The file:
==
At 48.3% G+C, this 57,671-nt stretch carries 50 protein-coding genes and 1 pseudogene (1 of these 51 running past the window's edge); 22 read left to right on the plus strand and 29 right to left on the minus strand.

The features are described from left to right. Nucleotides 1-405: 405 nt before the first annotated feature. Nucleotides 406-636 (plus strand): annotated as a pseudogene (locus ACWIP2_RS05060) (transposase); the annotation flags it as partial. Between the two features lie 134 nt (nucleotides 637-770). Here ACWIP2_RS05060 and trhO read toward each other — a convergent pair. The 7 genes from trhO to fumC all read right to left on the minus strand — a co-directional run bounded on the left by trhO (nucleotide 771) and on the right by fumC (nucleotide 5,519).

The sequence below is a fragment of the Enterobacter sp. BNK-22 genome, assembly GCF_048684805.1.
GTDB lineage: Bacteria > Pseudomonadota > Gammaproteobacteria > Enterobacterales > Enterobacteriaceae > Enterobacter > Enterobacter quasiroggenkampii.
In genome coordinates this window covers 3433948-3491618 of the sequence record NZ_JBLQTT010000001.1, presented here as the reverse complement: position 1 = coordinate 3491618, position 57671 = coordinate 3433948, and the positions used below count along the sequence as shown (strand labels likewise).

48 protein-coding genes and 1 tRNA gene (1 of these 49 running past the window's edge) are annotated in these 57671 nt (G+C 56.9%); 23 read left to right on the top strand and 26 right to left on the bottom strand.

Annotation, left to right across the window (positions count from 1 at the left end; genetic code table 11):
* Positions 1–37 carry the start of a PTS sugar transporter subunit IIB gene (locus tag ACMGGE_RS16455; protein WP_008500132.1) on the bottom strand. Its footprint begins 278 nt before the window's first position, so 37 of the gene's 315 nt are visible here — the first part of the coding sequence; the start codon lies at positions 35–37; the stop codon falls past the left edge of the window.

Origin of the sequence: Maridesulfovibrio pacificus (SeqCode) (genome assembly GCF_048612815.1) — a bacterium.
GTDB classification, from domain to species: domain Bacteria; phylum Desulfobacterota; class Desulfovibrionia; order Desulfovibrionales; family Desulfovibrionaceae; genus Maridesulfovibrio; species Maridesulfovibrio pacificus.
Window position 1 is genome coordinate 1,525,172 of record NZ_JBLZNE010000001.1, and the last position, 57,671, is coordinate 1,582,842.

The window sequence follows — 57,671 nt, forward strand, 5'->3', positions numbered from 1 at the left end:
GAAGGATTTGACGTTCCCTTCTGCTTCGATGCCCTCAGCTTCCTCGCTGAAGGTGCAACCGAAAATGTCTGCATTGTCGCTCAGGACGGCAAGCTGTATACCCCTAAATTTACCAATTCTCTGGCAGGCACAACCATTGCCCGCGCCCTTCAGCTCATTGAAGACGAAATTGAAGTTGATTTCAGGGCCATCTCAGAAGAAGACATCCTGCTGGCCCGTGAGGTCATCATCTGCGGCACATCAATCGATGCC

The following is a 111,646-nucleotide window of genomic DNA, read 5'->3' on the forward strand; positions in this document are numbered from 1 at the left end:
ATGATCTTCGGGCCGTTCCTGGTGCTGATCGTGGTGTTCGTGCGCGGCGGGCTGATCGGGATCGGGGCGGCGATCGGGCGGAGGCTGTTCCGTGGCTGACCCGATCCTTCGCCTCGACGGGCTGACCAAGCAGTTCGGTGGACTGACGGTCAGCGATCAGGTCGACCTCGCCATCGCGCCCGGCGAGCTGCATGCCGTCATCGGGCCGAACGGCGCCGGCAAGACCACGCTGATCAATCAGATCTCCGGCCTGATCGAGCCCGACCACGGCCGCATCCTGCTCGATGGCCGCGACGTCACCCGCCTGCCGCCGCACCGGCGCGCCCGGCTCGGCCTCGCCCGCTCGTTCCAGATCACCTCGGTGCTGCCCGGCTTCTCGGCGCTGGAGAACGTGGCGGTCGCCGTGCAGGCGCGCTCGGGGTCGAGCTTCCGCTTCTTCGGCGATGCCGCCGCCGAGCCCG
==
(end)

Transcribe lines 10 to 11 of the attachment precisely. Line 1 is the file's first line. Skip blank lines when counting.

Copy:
GTDB classification, from domain to species: domain Bacteria; phylum Desulfobacterota; class Desulfovibrionia; order Desulfovibrionales; family Desulfovibrionaceae; genus Maridesulfovibrio; species Maridesulfovibrio pacificus.
Window position 1 is genome coordinate 1,525,172 of record NZ_JBLZNE010000001.1, and the last position, 57,671, is coordinate 1,582,842.